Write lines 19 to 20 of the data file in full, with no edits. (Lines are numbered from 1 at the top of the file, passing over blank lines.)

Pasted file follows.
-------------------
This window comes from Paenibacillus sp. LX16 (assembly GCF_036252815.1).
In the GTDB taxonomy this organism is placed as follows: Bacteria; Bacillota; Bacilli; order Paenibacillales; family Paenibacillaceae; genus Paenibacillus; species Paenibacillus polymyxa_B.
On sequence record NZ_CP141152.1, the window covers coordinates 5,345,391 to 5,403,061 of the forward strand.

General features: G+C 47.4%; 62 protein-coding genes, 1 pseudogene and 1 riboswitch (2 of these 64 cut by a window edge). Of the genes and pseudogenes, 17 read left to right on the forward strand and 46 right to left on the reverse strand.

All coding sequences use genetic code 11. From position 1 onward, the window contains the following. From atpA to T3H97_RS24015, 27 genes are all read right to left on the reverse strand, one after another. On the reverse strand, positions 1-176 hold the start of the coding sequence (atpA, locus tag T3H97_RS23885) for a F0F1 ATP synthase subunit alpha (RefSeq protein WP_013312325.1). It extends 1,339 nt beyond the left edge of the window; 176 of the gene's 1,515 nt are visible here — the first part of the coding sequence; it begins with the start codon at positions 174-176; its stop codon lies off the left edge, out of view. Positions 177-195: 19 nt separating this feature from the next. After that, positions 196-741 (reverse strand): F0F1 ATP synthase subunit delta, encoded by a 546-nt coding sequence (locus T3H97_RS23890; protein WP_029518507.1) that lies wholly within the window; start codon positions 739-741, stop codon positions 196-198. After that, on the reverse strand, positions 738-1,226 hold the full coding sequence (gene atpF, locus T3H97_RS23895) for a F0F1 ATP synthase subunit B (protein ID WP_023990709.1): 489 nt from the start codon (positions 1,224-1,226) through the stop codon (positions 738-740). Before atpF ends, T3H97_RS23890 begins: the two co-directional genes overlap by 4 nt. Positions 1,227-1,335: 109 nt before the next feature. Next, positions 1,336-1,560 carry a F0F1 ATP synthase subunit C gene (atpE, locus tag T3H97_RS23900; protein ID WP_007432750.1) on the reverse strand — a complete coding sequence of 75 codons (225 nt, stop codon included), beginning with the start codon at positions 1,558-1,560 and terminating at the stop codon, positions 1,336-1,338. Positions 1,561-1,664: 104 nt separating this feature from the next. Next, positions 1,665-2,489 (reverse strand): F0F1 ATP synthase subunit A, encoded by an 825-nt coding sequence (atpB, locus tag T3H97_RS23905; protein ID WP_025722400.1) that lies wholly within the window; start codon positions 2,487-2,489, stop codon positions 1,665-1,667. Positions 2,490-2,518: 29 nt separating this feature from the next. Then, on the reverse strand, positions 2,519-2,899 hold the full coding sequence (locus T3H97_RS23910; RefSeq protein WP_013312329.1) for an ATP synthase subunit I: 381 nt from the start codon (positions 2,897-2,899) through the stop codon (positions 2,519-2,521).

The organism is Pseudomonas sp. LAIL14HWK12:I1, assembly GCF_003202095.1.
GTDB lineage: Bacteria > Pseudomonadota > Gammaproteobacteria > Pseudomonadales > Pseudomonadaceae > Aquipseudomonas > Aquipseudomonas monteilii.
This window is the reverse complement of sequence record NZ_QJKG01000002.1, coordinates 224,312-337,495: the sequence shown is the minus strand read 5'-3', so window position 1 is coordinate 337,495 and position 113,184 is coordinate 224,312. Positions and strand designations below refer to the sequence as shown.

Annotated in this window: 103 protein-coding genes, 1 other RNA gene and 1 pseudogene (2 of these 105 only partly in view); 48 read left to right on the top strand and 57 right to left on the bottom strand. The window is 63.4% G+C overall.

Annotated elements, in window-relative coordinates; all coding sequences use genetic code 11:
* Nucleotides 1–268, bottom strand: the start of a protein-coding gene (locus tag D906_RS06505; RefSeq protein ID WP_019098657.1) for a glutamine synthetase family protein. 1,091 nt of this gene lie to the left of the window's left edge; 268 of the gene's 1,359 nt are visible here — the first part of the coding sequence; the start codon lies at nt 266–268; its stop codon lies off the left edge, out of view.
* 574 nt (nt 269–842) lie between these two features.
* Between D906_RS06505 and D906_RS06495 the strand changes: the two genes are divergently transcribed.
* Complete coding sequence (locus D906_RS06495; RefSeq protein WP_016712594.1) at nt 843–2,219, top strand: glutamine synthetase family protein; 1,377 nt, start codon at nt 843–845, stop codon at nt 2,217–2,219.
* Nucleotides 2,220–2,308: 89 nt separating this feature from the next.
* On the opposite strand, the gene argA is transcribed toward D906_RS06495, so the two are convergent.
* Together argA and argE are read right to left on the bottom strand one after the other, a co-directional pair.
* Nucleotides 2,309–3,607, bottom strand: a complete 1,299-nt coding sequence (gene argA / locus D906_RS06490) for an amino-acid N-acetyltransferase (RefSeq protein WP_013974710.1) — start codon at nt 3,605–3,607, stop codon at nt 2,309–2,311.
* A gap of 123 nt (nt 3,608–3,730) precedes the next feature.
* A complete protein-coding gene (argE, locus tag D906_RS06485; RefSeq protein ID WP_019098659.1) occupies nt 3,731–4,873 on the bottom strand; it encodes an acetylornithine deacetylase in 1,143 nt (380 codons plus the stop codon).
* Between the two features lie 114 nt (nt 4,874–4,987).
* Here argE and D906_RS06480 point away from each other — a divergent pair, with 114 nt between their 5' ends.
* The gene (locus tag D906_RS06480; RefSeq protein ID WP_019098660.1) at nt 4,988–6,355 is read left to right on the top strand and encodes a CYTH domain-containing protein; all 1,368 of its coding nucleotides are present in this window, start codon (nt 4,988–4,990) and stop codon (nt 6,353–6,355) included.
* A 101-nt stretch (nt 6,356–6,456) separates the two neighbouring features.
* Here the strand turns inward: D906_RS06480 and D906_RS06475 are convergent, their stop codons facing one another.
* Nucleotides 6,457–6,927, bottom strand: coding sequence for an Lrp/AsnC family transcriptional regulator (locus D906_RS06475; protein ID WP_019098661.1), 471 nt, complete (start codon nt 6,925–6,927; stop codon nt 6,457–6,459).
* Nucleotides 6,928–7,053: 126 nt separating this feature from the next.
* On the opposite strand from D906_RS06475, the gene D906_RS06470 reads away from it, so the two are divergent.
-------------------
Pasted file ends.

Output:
* A gap of 123 nt (nt 3,608–3,730) precedes the next feature.
* A complete protein-coding gene (argE, locus tag D906_RS06485; RefSeq protein ID WP_019098659.1) occupies nt 3,731–4,873 on the bottom strand; it encodes an acetylornithine deacetylase in 1,143 nt (380 codons plus the stop codon).